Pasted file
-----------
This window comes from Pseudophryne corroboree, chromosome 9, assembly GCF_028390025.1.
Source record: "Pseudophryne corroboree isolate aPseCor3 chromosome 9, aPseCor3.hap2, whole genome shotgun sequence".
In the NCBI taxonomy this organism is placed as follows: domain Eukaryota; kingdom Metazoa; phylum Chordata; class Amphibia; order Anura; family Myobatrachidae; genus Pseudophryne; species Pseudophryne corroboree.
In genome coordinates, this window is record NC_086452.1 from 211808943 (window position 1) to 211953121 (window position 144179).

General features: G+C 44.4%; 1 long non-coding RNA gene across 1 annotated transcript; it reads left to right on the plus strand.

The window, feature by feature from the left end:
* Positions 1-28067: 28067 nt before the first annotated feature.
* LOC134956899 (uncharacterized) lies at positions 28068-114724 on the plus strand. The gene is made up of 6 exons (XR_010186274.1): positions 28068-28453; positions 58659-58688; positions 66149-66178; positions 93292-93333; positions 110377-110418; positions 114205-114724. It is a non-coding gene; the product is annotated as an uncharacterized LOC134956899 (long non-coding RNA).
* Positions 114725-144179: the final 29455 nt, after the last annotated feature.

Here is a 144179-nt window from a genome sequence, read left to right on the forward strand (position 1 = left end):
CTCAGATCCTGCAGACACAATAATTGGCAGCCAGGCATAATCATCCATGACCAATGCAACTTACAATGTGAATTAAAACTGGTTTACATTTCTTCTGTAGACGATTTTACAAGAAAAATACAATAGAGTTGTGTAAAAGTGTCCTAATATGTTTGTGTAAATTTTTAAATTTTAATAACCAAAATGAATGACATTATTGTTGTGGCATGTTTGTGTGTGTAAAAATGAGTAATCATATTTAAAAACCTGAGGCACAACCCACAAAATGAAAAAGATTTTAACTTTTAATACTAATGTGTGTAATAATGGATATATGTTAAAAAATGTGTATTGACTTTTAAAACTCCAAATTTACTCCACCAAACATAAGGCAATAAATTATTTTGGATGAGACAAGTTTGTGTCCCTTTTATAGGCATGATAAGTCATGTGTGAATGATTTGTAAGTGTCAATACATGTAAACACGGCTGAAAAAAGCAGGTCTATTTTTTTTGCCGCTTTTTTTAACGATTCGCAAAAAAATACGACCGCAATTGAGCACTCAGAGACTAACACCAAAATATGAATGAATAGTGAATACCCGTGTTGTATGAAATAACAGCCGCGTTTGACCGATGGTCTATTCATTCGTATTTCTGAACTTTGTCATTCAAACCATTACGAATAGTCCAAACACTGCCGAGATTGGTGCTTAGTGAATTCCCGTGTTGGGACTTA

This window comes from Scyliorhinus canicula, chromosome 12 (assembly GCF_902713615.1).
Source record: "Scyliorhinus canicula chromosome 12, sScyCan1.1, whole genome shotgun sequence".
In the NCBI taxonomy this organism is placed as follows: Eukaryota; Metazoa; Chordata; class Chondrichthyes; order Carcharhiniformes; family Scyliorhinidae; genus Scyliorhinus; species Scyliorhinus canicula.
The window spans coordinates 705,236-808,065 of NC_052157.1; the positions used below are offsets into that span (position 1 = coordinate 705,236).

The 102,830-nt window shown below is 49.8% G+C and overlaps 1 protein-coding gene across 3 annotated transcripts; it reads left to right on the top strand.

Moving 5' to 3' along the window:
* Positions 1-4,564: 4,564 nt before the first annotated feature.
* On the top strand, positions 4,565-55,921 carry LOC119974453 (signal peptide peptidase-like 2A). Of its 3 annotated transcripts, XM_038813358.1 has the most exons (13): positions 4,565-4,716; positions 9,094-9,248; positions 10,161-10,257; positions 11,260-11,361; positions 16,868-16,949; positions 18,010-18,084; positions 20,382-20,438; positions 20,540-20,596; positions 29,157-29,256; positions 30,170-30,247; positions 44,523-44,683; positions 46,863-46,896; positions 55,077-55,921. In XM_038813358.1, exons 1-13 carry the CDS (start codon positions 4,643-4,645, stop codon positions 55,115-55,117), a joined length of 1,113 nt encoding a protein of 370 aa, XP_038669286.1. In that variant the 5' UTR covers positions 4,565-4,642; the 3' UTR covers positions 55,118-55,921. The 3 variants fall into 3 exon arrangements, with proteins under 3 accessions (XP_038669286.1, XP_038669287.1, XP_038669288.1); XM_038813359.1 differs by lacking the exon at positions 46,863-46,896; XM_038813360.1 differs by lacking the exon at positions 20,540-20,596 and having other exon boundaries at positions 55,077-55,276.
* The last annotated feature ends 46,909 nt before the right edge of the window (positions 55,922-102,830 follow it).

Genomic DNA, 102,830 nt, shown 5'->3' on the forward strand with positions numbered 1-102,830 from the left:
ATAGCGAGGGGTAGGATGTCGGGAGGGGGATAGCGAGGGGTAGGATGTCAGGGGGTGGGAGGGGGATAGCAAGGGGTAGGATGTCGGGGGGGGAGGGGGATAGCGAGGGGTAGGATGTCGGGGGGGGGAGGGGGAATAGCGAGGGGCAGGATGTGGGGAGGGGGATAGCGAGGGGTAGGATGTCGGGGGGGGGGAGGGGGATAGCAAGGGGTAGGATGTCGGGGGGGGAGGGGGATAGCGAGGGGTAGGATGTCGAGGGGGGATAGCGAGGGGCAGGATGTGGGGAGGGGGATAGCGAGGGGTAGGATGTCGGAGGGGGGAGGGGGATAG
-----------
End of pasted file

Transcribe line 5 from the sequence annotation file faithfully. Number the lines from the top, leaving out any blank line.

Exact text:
General features: G+C 44.4%; 1 long non-coding RNA gene across 1 annotated transcript; it reads left to right on the plus strand.